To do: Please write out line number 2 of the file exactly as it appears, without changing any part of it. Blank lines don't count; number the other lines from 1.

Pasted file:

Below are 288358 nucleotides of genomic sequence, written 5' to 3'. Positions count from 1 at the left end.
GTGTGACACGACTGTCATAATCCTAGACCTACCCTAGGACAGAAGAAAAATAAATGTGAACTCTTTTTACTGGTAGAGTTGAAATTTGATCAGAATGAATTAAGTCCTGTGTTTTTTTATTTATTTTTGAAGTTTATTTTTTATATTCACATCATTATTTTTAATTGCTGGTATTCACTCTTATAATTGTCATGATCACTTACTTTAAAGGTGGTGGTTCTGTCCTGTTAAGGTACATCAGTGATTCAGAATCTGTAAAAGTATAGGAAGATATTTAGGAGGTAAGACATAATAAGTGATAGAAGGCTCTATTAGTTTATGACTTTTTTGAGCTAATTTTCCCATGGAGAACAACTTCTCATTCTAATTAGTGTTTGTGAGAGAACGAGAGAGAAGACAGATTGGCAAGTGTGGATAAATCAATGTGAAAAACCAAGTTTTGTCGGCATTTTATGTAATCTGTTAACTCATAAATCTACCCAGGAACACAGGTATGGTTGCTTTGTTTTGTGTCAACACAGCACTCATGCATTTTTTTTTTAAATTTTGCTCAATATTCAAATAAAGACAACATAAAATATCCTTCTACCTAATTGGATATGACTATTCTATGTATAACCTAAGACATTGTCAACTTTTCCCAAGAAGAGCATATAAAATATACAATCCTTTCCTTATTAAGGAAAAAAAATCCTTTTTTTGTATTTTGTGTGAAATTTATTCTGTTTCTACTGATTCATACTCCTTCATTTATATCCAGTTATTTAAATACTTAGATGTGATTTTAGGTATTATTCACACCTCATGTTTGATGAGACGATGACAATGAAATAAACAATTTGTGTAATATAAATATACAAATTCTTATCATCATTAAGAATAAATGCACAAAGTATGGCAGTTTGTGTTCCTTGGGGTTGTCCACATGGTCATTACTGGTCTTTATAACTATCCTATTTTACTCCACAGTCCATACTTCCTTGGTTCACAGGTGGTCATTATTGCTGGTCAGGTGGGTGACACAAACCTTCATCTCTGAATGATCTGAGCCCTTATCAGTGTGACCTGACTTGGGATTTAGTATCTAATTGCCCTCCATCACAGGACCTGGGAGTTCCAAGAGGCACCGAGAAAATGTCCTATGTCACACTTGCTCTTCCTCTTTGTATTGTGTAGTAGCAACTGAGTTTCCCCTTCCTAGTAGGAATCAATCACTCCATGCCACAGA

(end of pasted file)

GTGTGACACGACTGTCATAATCCTAGACCTACCCTAGGACAGAAGAAAAATAAATGTGAACTCTTTTTACTGGTAGAGTTGAAATTTGATCAGAATGAATTAAGTCCTGTGTTTTTTTATTTATTTTTGAAGTTTATTTTTTATATTCACATCATTATTTTTAATTGCTGGTATTCACTCTTATAATTGTCATGATCACTTACTTTAAAGGTGGTGGTTCTGTCCTGTTAAGGTACATCAGTGATTCAGAATCTGTAAAAGTATAGGAAGATATTTAGGAGGTAAGACATAATAAGTGATAGAAGGCTCTATTAGTTTATGACTTTTTTGAGCTAATTTTCCCATGGAGAACAACTTCTCATTCTAATTAGTGTTTGTGAGAGAACGAGAGAGAAGACAGATTGGCAAGTGTGGATAAATCAATGTGAAAAACCAAGTTTTGTCGGCATTTTATGTAATCTGTTAACTCATAAATCTACCCAGGAACACAGGTATGGTTGCTTTGTTTTGTGTCAACACAGCACTCATGCATTTTTTTTTTAAATTTTGCTCAATATTCAAATAAAGACAACATAAAATATCCTTCTACCTAATTGGATATGACTATTCTATGTATAACCTAAGACATTGTCAACTTTTCCCAAGAAGAGCATATAAAATATACAATCCTTTCCTTATTAAGGAAAAAAAATCCTTTTTTTGTATTTTGTGTGAAATTTATTCTGTTTCTACTGATTCATACTCCTTCATTTATATCCAGTTATTTAAATACTTAGATGTGATTTTAGGTATTATTCACACCTCATGTTTGATGAGACGATGACAATGAAATAAACAATTTGTGTAATATAAATATACAAATTCTTATCATCATTAAGAATAAATGCACAAAGTATGGCAGTTTGTGTTCCTTGGGGTTGTCCACATGGTCATTACTGGTCTTTATAACTATCCTATTTTACTCCACAGTCCATACTTCCTTGGTTCACAGGTGGTCATTATTGCTGGTCAGGTGGGTGACACAAACCTTCATCTCTGAATGATCTGAGCCCTTATCAGTGTGACCTGACTTGGGATTTAGTATCTAATTGCCCTCCATCACAGGACCTGGGAGTTCCAAGAGGCACCGAGAAAATGTCCTATGTCACACTTGCTCTTCCTCTTTGTATTGTGTAGTAGCAACTGAGTTTCCCCTTCCTAGTAGGAATCAATCACTCCATGCCACAGA